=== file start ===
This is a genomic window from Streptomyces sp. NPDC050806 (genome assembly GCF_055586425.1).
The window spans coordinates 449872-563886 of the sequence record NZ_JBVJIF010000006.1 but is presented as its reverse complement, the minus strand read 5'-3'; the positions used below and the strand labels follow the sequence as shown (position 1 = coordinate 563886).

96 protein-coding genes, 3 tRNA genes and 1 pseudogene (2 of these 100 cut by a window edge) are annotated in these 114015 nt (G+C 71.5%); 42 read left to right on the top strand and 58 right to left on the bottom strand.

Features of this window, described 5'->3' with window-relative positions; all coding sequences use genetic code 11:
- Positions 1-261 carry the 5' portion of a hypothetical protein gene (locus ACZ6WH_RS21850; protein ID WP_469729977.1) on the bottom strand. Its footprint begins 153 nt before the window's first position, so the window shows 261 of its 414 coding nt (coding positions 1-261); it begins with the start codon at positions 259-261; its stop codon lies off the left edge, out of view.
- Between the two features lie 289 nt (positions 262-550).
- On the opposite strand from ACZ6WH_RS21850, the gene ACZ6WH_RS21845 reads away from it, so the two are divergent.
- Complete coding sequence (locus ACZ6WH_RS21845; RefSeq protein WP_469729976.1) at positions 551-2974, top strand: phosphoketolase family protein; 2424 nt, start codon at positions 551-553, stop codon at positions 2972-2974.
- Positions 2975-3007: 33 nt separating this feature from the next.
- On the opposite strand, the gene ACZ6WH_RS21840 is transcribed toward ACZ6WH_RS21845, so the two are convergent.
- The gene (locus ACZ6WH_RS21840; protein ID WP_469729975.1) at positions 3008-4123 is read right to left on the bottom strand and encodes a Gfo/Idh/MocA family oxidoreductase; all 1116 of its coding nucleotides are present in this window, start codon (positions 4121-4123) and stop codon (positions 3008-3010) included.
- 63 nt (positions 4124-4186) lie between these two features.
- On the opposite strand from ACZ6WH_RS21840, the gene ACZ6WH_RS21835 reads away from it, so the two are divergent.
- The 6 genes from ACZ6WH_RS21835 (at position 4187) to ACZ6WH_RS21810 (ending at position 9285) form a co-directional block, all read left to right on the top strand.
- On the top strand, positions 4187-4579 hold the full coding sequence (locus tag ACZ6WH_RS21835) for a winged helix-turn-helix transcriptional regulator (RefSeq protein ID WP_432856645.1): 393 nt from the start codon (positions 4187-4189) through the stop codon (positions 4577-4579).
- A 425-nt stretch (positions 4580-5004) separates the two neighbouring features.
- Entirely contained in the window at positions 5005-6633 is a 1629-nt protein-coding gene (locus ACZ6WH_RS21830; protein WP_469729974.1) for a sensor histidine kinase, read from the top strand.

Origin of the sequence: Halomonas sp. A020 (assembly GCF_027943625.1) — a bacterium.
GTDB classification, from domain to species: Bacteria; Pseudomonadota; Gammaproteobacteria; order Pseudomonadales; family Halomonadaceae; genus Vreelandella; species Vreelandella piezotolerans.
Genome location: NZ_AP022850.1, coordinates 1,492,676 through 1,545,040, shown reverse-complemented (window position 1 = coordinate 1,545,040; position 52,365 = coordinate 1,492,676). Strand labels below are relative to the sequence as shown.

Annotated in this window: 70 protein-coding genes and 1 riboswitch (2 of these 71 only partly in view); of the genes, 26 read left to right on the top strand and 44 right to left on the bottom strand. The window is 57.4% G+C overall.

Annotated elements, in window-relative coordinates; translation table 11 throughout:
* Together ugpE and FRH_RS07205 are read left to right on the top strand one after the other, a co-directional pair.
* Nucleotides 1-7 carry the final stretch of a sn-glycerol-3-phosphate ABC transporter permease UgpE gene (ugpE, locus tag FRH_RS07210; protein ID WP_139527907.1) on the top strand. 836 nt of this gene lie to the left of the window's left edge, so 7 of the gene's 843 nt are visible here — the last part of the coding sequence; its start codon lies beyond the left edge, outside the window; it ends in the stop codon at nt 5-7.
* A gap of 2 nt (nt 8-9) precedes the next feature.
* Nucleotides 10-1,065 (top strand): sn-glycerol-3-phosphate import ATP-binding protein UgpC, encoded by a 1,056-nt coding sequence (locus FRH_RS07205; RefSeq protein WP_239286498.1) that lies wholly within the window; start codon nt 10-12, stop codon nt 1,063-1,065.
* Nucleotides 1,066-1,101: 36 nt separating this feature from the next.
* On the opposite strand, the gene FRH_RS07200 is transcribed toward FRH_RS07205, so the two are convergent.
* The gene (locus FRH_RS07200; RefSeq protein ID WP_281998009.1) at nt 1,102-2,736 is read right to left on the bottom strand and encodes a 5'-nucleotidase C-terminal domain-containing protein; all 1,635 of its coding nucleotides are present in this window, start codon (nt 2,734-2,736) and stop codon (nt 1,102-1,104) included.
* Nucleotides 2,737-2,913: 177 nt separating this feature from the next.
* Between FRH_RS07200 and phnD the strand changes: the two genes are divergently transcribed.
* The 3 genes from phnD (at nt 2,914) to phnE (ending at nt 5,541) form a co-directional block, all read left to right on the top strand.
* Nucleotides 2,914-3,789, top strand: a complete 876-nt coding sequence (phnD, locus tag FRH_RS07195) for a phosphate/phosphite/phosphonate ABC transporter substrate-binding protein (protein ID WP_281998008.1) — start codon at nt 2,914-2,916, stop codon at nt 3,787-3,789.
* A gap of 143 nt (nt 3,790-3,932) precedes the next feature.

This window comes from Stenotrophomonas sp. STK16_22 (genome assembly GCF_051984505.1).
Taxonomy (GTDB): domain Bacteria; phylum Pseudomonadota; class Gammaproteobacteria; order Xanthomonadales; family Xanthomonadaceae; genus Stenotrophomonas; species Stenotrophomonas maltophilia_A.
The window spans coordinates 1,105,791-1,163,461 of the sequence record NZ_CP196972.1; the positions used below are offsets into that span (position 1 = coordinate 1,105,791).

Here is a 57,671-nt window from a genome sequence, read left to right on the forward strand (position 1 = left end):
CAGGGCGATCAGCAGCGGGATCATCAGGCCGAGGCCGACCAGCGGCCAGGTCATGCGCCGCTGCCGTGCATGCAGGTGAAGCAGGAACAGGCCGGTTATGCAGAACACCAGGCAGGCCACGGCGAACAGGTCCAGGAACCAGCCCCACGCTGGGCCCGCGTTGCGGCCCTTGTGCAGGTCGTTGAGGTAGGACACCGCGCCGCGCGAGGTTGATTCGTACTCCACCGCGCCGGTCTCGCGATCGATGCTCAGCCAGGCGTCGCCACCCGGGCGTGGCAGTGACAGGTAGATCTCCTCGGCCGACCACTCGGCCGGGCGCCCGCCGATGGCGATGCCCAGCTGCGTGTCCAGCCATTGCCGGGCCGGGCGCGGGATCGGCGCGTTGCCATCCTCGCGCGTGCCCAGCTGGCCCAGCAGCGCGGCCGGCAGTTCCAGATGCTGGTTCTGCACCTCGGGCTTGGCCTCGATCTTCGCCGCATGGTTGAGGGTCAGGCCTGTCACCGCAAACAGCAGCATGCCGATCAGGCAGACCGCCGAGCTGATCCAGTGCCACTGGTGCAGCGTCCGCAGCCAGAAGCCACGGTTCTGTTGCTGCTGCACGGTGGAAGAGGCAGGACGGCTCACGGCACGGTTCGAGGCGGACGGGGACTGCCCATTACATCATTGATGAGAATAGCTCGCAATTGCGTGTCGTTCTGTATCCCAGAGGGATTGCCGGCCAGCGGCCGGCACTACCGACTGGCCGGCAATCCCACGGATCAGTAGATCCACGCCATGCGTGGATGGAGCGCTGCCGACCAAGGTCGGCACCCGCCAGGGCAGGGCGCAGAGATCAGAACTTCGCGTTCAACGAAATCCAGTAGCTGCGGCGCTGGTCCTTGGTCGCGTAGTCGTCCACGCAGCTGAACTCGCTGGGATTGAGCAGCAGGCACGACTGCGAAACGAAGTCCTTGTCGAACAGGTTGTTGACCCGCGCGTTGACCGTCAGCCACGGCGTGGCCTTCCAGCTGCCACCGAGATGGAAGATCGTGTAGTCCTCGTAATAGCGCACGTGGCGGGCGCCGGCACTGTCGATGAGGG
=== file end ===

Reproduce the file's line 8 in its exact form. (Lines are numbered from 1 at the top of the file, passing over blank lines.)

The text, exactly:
- Complete coding sequence (locus ACZ6WH_RS21845; RefSeq protein WP_469729976.1) at positions 551-2974, top strand: phosphoketolase family protein; 2424 nt, start codon at positions 551-553, stop codon at positions 2972-2974.